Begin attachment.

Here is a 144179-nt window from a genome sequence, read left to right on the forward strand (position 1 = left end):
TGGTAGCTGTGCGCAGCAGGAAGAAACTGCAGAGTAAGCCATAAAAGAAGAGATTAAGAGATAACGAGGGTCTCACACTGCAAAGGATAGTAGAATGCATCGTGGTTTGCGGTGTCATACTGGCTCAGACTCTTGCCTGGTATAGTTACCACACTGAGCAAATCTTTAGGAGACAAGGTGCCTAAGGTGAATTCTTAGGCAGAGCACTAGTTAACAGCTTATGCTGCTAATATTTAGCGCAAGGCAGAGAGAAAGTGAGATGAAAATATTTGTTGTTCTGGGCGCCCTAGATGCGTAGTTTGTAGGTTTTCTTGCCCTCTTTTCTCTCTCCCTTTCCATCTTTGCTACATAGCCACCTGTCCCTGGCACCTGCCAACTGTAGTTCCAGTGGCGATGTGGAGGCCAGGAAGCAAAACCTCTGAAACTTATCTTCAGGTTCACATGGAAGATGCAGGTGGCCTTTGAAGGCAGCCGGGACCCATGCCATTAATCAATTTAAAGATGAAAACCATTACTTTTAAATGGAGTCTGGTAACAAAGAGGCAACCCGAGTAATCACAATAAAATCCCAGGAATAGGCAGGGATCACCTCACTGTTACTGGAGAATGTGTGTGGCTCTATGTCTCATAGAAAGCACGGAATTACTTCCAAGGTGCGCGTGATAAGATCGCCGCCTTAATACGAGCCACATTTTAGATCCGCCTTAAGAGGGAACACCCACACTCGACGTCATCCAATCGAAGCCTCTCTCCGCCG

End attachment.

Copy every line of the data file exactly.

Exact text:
Here is a 144179-nt window from a genome sequence, read left to right on the forward strand (position 1 = left end):
TGGTAGCTGTGCGCAGCAGGAAGAAACTGCAGAGTAAGCCATAAAAGAAGAGATTAAGAGATAACGAGGGTCTCACACTGCAAAGGATAGTAGAATGCATCGTGGTTTGCGGTGTCATACTGGCTCAGACTCTTGCCTGGTATAGTTACCACACTGAGCAAATCTTTAGGAGACAAGGTGCCTAAGGTGAATTCTTAGGCAGAGCACTAGTTAACAGCTTATGCTGCTAATATTTAGCGCAAGGCAGAGAGAAAGTGAGATGAAAATATTTGTTGTTCTGGGCGCCCTAGATGCGTAGTTTGTAGGTTTTCTTGCCCTCTTTTCTCTCTCCCTTTCCATCTTTGCTACATAGCCACCTGTCCCTGGCACCTGCCAACTGTAGTTCCAGTGGCGATGTGGAGGCCAGGAAGCAAAACCTCTGAAACTTATCTTCAGGTTCACATGGAAGATGCAGGTGGCCTTTGAAGGCAGCCGGGACCCATGCCATTAATCAATTTAAAGATGAAAACCATTACTTTTAAATGGAGTCTGGTAACAAAGAGGCAACCCGAGTAATCACAATAAAATCCCAGGAATAGGCAGGGATCACCTCACTGTTACTGGAGAATGTGTGTGGCTCTATGTCTCATAGAAAGCACGGAATTACTTCCAAGGTGCGCGTGATAAGATCGCCGCCTTAATACGAGCCACATTTTAGATCCGCCTTAAGAGGGAACACCCACACTCGACGTCATCCAATCGAAGCCTCTCTCCGCCG